The representative body of Australia’s general insurance industry isn’t at all pleased with the emergency services levy (ESL) in New South Wales going up amid what the Insurance Council of Australia (ICA) described as a time of widespread financial hardship and economic vulnerability.
As noted by property insurer FM Global, ESL contributions will rise from $898 million in the 2019-2020 financial year to $1.09 billion in 2020-2021 – a 21% increase, which ICA communications and media relations head Campbell Fuller (pictured) called “unfortunate and unfair” as it will deal a severe and unnecessary blow to householders and small businesses.
In an emailed statement to Insurance Business, Fuller commented: “Insurers are also anticipating a sharp decline in new policies and renewals due to the weak economy and impact of COVID-19. The ESL burden will therefore fall on fewer policyholders.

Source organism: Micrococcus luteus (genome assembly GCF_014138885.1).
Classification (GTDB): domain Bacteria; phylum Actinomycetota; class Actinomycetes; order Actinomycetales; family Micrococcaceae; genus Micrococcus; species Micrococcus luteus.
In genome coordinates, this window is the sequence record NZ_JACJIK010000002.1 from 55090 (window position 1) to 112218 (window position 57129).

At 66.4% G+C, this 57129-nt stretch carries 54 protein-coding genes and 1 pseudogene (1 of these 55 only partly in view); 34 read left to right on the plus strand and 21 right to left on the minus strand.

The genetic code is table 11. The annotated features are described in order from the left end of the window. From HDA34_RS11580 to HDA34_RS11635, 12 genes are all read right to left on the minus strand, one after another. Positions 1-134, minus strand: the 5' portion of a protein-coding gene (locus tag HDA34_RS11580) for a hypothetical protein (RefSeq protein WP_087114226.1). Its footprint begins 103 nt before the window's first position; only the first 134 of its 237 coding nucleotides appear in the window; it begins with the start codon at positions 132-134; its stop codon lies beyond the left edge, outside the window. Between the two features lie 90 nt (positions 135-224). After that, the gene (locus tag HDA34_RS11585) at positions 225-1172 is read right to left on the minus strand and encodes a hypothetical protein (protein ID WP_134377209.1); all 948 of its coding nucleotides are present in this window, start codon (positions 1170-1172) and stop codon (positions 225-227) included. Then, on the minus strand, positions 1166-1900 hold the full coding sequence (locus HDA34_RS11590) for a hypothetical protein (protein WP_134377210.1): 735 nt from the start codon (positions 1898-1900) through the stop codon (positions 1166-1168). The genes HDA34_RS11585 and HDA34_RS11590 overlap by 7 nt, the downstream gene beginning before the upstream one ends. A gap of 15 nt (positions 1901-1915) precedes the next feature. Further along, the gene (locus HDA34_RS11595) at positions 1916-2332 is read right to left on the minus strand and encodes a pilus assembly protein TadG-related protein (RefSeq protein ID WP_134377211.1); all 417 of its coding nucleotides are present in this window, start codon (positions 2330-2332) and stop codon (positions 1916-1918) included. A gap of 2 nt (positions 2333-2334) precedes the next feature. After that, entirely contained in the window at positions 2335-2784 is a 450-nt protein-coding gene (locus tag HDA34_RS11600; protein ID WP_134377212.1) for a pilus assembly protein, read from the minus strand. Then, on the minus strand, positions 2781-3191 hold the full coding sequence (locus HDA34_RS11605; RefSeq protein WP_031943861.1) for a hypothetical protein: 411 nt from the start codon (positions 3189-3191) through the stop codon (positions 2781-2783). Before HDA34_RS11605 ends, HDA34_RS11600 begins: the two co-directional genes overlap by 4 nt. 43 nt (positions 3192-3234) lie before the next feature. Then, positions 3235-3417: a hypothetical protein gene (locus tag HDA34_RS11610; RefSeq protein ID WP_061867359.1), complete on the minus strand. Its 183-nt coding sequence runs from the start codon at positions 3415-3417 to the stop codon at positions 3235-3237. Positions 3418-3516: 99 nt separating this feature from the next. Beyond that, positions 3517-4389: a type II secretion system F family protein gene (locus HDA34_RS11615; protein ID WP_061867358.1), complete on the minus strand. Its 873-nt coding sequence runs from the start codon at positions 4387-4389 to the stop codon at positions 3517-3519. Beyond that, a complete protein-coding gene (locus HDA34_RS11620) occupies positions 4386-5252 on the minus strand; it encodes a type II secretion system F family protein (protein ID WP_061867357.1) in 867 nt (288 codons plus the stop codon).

“This will push the combined taxes on household premiums to typically 50% or more. Small businesses that buy insurance will pay at least an additional 70% above the base premium in taxes.”
As explained by the NSW Emergency Services Levy Insurance Monitor – an independent body formed in 2016 – the ESL is a charge added by the insurer to the cost of the property insurance to recover its required contribution to emergency services agencies in the state.
The levy paid with any premium is used to fund NSW’s emergency services in the financial year in which the policy commences.
“NSW already has the lowest level of property insurance in Australia,” Fuller asserted. “The combination of two unfair and inequitable taxes – ESL and state stamp duty – in addition to the GST (goods and services tax) is likely to exacerbate non-insurance and underinsurance. This leaves large sections of the community financially vulnerable.
“The ICA believes the NSW Government should commit to abolishing the ESL on insurance. Its decision to assist councils suggests the government has scope to recommit to the ESL reform agenda.”
Meanwhile, according to FM Global’s estimate, a rate of 37% will need to be applied to all assessable NSW premium effective June 30 to meet the funding obligations to fire and emergency services.